Will Ferrell is finally putting his college education to good use. One of the biggest recent megastars to graduate from the ranks of "Saturday Night Live," Ferrell first graduated from the University of Southern California with a degree in sports information. And for the past four years, Ferrell has been poking fun at the sports world on the big screen.
|WILL FERRELL - Will Ferrell is Jackie Moon, the owner-coach-player of a basketball team in the comedy 'Semi-Pro.' CNS Photo courtesy of Frank Masi. |
After heaping abuse on NASCAR, soccer and figure skating, Ferrell has found a particularly ripe target in the ABA, the funky and now-defunct basketball league. "Semi-Pro" is not about the glory days of the ABA's high-flying Julius Erving and company. Instead, Ferrell leads a rag-tag team of misfits called the Flint Michigan Tropics. His character, a self-centered dimwit named Jackie Moon, plays for the uniquely sorry team and is also their coach and owner.
Some of the supporting cast, including Andy Richter, Rob Corddry and Will Arnett, are holdovers from Ferrell's other movies, but Woody Harrelson and Andre Benjamin are new to this machine-tooled comedy ensemble.
Ferrell, a 40-year-old native Californian and father of two, will soon film an adaptation of the cult favorite sci-fi television series "Land of the Lost."
Q: How hard was it to shape that beautiful body of yours into a basketball player's physique for "Semi-Pro"?
A: Well, I pretty much stereotypically have a basketball physique to begin with. So it didn't take that much sculpting. But you know, Jackie Moon is a player from a different era when players were a little more voluptuous. He's a voluptuous player. Curvy.
Q: How does your improv background work into a film like this?
A: Wow. I was not expecting that question. Will and Andy got to sit at the scorer's table and just improvise, so they were kind of in a contained situation where you could just roll the camera and they could come up with 8,000 things that we'd cherry-pick, as to what worked for the scene. I mean, this was kind of the typical pattern where we'd start filming the scene as written and then slowly throw some zingers in there. I really try to change it up whenever I can in my personal life.
Q: Were there any problems on set with the short shorts?
A: I think Andre and I had the shortest shorts, which a lot of our fellow teammates refused to wear. He wore his shorts during the two weeks of practicing. That's how dedicated Andre was. But I did have to wear a special pair of underwear because when I went into a defensive stance, there was a potential for things to happen.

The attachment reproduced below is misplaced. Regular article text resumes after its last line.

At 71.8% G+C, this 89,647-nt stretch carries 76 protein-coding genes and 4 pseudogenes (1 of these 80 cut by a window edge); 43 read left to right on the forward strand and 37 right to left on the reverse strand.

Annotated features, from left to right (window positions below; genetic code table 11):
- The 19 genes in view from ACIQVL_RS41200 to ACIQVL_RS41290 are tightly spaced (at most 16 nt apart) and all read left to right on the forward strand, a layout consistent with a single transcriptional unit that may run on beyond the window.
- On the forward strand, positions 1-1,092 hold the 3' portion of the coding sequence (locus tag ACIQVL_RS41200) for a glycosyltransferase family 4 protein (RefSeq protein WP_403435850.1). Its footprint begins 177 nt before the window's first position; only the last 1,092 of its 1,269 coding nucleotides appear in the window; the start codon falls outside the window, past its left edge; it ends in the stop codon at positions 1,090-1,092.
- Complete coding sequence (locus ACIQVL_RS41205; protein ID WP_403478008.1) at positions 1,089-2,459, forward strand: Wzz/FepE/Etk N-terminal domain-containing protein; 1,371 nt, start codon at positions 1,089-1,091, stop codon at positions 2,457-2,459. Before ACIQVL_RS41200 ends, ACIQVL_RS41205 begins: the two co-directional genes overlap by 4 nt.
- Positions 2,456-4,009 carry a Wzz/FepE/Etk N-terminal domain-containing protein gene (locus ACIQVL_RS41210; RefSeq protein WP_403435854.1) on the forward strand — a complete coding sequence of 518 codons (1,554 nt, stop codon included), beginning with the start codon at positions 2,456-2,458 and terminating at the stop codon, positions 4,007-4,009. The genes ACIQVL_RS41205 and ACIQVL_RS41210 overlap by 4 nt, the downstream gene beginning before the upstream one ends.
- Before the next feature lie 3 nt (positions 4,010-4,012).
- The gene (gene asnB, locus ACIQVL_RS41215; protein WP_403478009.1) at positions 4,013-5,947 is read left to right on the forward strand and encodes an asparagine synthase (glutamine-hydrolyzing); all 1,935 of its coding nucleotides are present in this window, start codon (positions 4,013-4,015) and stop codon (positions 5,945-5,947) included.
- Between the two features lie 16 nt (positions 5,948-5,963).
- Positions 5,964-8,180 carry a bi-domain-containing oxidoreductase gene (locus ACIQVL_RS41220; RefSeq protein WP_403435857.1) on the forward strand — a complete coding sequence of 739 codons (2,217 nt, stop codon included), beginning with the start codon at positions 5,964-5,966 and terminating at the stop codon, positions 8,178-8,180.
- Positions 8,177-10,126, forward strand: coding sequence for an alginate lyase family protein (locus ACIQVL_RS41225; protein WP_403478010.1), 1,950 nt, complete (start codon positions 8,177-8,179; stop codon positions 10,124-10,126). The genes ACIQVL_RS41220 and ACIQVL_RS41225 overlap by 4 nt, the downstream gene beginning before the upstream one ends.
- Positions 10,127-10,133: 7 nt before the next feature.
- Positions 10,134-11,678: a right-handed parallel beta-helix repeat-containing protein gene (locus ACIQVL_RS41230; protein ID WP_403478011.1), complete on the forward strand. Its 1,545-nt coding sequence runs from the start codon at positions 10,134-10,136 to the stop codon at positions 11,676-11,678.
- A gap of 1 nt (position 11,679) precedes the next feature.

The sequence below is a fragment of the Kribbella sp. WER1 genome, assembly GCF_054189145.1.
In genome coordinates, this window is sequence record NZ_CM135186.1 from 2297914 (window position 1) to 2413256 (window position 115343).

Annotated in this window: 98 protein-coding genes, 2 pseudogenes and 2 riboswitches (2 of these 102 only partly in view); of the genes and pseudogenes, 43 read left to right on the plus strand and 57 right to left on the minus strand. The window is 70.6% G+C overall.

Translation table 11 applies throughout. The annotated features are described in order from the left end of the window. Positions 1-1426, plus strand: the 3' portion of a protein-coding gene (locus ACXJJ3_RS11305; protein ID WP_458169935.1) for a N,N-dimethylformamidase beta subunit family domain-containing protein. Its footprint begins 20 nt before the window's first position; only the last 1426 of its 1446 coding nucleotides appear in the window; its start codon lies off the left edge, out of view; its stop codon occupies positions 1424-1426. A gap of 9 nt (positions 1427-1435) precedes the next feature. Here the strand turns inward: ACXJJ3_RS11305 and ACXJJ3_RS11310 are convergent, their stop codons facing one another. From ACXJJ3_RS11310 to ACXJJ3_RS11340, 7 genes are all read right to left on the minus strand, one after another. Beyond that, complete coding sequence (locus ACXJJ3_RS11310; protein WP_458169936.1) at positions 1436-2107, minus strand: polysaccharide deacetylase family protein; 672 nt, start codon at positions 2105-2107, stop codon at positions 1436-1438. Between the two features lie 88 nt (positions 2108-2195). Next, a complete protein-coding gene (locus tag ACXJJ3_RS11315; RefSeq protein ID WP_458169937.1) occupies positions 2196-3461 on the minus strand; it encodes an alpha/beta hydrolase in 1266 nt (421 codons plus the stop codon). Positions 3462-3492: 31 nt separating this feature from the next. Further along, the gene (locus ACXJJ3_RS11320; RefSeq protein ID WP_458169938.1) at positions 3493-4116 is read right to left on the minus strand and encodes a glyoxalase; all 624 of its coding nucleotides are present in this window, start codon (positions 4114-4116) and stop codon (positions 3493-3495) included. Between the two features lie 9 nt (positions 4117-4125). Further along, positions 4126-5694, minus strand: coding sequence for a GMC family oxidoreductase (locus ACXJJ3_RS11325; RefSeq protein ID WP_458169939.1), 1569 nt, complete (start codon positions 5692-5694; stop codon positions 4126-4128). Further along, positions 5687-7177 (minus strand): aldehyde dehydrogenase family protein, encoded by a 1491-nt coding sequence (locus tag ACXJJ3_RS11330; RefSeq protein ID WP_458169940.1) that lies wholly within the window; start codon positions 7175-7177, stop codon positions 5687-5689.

Q: When you saw yourself in the costume and hair and makeup, what did you think?
A: I felt completely at home. No, in looking at a lot of the reference photos of the league and the period it obviously looks funny, but it's not that far from the truth. I mean, I love the fact that it really is sort of historically accurate and humorous looking all at the same time.
Q: Would you be caught dead wearing anything from the movie?
A: You know what? I might start wearing neckerchiefs now in my personal life. I think that's a nice piece of accoutrement. It's beautiful. And it covers the neck if you have any unsightly blemishes or a weird Adam's apple.
Q: What was your favorite scene to shoot?
A: Luckily it's hard to say. It's hard to pick one. If I had to pick one right now, it would probably be the Russian roulette poker scene, just because that was insane. We had a good time. That was fun.
Q: Who wrangled the bear for the wrestling scene?
A: We did something unusual that's never been done before. We went wild. There was no bear trainer. We captured a bear. In fact, that's why this was a nine-month shoot. Six of those months we had to trap a bear up in the Sierra Nevadas. Well, the first one wasn't big enough. We didn't like it so I think we released it in Burbank somewhere. And we finally found our hero bear, and that day we just rolled film and just let it do its thing.
Q: What is your favorite NBA team and how do you like its chances this year?
A: I am a Laker fan. Born and raised in Southern California, right here, and we just made the deal of the season. We just got Pau Gasol from the Memphis Grizzlies.
Q: By now, you are becoming well-known for making comedies with sports themes.
A: It is actually just coincidence that these movies lined up the way they did. I love combining sports and comedy together, but only one of those was my idea, that was the NASCAR movie. Otherwise, I was asked to be a part of these. So, that having been said, it's a great framework to do comedy in. You can parody the sport, in this movie you can parody the era, and at the same time you have a built-in arc that's fun for the audience to watch, this team of losers trying to attain the lofty goal of fourth place.
Q: Were there any sports injuries during filming?
A: There was a full-time training staff. It was pretty intense so we were always getting worked on and stuff. I faked several injuries. I actually faked an appendectomy at one point to get out of filming.
Q: For "Land of the Lost" you are going to change the tone from the old TV show, but are you going to keep the creatures?
A: You know, everything is going to be kind of ramped up a little bit. The kitsch of the physical production of the TV show was kind of thrown out the window. The dinosaurs and everything are going to look very realistic, or as realistic as we think dinosaurs should look. But even the sleestaks and things like that, they are all going to be real creatures as opposed to in the show where you saw a guy with a costume and a zipper running up his back.
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